Epilepsy

A seizure is a brief, strong surge of abnormal electrical activity that affects part or all of the brain, leading to a range of transient signs from convulsions and loss of consciousness to more subtle symptoms such as blank staring, lip smacking, or jerking movements of arms and legs. It can occur due to provoking factors, such as fever, infection, alcohol, drugs, certain medications, or other medical conditions.

Epilepsy is two or more recurrent unprovoked seizures (chronic) from an underlying neurological condition. In most cases, epilepsy can be controlled with medication, but not cured. Surgery may be considered in difficult cases.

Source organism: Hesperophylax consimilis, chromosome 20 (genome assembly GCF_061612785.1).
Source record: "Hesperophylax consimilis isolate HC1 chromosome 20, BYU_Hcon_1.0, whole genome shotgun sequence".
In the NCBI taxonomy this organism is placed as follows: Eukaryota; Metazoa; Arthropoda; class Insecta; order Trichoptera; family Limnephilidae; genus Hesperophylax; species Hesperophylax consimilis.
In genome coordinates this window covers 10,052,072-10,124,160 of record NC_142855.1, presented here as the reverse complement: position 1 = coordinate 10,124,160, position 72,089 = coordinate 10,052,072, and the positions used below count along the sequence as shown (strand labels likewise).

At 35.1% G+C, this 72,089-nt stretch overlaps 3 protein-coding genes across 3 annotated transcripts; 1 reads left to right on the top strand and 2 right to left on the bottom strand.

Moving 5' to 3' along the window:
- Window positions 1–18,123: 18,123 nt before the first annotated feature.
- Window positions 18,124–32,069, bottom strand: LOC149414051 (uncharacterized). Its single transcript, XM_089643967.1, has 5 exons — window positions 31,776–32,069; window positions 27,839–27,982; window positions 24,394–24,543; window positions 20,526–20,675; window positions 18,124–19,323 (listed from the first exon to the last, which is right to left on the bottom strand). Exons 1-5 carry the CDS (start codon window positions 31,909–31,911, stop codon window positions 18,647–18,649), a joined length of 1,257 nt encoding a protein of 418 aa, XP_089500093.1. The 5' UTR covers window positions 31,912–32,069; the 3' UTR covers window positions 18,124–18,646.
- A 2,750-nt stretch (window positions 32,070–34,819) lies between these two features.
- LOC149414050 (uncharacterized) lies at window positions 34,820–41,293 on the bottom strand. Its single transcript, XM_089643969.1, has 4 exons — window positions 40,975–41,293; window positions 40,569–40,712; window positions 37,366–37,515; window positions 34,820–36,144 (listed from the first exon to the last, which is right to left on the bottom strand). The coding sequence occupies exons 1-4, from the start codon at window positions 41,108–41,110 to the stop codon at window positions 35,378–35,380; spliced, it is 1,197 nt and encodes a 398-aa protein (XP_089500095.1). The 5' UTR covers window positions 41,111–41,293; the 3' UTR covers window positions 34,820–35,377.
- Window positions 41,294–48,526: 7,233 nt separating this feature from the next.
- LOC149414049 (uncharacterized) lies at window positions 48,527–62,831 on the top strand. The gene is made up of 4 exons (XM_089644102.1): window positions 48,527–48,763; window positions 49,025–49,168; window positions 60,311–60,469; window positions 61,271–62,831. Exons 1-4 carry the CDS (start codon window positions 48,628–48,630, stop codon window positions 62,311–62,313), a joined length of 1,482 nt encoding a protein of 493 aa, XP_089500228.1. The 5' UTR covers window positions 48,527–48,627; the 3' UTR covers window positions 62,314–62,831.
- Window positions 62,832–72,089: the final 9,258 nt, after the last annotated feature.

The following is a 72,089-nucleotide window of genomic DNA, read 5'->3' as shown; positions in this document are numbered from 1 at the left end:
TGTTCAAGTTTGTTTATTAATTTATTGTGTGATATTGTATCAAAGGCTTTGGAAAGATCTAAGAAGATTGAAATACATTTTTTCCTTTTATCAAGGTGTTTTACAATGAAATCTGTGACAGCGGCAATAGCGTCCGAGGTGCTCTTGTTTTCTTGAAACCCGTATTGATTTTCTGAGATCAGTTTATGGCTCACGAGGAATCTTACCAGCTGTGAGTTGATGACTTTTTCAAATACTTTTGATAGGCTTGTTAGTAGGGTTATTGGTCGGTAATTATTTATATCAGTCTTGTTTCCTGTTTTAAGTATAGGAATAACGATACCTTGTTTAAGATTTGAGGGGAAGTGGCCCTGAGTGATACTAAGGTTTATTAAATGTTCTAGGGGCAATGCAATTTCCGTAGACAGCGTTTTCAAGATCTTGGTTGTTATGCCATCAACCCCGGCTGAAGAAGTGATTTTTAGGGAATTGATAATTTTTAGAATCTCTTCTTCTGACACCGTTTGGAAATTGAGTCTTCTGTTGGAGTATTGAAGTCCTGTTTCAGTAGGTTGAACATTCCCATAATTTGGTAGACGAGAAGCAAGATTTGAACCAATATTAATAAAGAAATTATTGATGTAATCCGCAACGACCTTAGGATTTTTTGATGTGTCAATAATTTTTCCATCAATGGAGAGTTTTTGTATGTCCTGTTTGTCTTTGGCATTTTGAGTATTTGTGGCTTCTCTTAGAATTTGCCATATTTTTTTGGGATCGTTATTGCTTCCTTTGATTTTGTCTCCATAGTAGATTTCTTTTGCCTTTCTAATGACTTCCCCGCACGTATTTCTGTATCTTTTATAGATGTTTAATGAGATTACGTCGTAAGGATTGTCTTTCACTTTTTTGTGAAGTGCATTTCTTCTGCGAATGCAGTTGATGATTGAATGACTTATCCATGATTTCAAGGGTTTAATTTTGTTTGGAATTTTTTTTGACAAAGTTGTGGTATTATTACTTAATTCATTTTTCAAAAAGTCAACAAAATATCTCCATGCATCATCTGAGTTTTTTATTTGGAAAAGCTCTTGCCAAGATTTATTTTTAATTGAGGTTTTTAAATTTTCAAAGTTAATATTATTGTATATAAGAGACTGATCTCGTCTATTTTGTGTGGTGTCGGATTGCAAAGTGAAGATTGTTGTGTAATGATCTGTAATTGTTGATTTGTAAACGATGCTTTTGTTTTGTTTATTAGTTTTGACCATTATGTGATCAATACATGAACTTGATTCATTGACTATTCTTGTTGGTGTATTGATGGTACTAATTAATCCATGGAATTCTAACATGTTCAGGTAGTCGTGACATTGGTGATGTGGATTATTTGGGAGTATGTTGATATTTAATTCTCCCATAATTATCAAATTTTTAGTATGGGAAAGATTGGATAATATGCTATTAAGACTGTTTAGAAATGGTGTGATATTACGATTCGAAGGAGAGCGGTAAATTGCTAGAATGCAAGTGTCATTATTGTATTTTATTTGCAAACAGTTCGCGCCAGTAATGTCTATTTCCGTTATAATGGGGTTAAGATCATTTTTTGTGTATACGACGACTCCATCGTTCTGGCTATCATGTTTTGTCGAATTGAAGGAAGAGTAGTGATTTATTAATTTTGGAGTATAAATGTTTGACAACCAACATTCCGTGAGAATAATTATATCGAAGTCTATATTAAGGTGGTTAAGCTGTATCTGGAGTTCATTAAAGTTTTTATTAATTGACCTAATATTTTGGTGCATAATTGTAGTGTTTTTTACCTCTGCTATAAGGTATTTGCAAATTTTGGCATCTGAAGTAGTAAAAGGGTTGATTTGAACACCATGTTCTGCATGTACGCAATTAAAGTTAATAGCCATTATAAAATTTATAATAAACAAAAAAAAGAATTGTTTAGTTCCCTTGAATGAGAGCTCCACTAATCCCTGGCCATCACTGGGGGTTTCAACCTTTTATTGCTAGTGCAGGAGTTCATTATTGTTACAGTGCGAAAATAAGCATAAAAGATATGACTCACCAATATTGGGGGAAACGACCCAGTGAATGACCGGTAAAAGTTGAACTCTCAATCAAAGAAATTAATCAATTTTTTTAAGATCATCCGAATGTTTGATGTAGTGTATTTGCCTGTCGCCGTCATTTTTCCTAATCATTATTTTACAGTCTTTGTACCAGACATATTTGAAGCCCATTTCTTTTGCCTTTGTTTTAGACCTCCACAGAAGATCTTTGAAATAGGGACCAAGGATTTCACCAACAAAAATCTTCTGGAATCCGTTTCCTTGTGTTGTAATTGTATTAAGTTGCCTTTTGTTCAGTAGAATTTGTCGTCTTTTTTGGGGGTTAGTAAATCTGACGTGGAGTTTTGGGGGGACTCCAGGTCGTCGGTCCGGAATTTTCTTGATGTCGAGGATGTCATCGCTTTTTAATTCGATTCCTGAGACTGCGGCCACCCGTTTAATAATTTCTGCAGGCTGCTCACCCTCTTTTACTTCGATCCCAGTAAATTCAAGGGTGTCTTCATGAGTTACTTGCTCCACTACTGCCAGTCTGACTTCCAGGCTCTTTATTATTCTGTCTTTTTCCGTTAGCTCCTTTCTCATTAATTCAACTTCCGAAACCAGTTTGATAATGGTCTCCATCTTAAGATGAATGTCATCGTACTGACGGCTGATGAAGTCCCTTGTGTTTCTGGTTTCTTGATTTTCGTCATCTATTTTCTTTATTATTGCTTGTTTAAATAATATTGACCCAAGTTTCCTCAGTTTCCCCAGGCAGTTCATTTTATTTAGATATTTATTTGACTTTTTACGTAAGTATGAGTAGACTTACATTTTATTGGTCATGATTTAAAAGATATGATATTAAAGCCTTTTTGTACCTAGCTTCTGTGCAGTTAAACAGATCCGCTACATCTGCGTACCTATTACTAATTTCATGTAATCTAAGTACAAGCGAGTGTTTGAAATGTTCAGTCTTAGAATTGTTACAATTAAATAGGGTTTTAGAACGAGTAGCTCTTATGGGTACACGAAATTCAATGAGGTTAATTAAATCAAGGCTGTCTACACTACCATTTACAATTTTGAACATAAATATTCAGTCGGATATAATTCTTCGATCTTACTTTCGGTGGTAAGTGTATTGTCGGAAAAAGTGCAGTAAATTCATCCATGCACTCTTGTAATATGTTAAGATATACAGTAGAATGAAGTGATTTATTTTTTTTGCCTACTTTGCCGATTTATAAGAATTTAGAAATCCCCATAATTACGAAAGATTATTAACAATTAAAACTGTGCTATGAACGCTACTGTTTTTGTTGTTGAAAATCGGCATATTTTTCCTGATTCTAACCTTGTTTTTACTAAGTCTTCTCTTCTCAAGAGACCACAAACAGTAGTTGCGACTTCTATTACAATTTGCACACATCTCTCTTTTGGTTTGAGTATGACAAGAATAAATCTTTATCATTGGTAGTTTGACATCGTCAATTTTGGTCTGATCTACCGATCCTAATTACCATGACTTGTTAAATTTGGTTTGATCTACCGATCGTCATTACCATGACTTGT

Our neurosurgery team will determine if your typical spells are truly epileptic seizures and if they are the right types of seizures for surgery. If one of our neurosurgeons believes you should be evaluated for possible surgery to help control your seizures, you will be asked to come to the hospital for a series of tests.

Our Team

For Adult Patients:

Neurosurgery
Eldad Hadar, MD

Neurology

Albert Hinn, MD

Hae Won Shin, MD

Bradley V. Vaughn, MD

Angela Wabulya, MD

Linh Ngo, FNP

For Pediatric Patients:

Neurosurgery
Eldad Hadar, MD

Neurology

Robert Greenwood, MD

Michael Tennison, MD